NickStathopoulosDengArchibaldPrize
Nick Stathopoulos, Deng 2016, acrylic and oil on linen, 137.5 x 137cm
Credit: Courtesy of the artist and AGNSW

Deng, a stunningly realised portrait of Sudanese refugee and lawyer Deng Adut executed with immersive verisimilitude by Sydney artist Nick Stathopoulos, has won the Peoples Choice award in the 2016 Archibald Prize.

A five-time entrant into the nation’s biggest portraiture prize, Stathopoulos painted Deng’s hyper-realistic portrait over a period of four months after his subject first caught his attention in a video advertisement for Deng’s alma mater, the University of Western Sydney. Deng came to Australia having grown up as a child soldier in Sudan before putting himself through law school. He now works as a refugee advocate and community leader.

“It must be some sort of magic, but Nick really captured what’s underneath my skin in his painting,” Deng said in a statement, adding that while he was humbled by the recognition, he finds it hard to look at the portrait, “not least because my nose looks so big!”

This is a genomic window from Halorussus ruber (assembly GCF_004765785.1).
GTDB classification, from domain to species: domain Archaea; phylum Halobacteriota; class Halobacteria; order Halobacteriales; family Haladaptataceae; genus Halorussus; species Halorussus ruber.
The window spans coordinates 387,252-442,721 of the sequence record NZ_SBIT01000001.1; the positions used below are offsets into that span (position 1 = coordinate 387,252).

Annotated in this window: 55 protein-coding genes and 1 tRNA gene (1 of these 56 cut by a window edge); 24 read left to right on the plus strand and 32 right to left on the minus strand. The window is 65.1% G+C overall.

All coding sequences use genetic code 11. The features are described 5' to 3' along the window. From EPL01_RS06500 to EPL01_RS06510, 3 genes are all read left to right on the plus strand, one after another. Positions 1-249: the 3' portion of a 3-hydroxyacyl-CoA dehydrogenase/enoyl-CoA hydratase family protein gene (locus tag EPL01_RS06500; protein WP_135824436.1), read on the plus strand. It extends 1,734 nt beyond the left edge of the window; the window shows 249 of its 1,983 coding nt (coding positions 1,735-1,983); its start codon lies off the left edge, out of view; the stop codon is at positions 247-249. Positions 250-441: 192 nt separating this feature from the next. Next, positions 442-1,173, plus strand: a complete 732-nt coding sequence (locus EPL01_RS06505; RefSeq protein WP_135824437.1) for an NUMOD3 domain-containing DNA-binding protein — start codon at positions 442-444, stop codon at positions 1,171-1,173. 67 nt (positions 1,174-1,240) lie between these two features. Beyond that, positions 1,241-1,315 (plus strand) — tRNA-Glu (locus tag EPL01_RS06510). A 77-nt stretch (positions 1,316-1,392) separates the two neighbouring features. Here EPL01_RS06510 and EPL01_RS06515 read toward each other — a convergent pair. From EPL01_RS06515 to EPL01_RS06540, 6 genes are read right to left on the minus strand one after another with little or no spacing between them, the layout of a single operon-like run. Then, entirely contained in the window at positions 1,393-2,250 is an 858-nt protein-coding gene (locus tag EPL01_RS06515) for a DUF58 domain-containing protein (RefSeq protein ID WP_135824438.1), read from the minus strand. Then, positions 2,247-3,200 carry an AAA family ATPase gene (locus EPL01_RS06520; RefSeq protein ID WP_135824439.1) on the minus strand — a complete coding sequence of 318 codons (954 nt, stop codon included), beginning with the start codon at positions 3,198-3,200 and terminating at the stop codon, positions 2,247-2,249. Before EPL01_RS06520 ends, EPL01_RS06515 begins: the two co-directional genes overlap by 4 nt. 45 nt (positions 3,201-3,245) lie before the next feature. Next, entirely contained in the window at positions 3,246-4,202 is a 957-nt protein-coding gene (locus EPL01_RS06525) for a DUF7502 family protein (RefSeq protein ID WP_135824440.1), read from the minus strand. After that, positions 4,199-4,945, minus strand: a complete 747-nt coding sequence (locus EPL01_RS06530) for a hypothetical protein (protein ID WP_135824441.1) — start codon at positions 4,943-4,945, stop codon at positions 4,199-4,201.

“I don’t think we give the general public enough credit when it comes to matters of art,” added Stathopoulous, who claims a $3,500 prize for his achievements. “In my experience they are very clued-in. And when it comes to the Archibald Prize People’s Choice Award, they seem to get it right every year… I’m delighted they chose my portrait of Deng Adut. It’s a great affirmation.”

This year’s main prize was won by a first-time entrant into the nation’s most prestigious portraiture competition, Melbourne artist Louise Hearman, whose painterly portrait of (problematic) veteran entertainer Barry Humphries took home top honours. The Wynne, Sulman and Trustees’ Watercolour Prizes were awarded to an all-female group of artists, a first for the nation’s most high profile prize, with the Ken Sisters, Esther Sullivan and Leah Bullen winning each respective title.

The 2016 Archibald Prize is viewable at the Art Gallery of New South Wales until October 9. More information is available here. 

Tile and cover image: Courtesy of the artist and AGNSW

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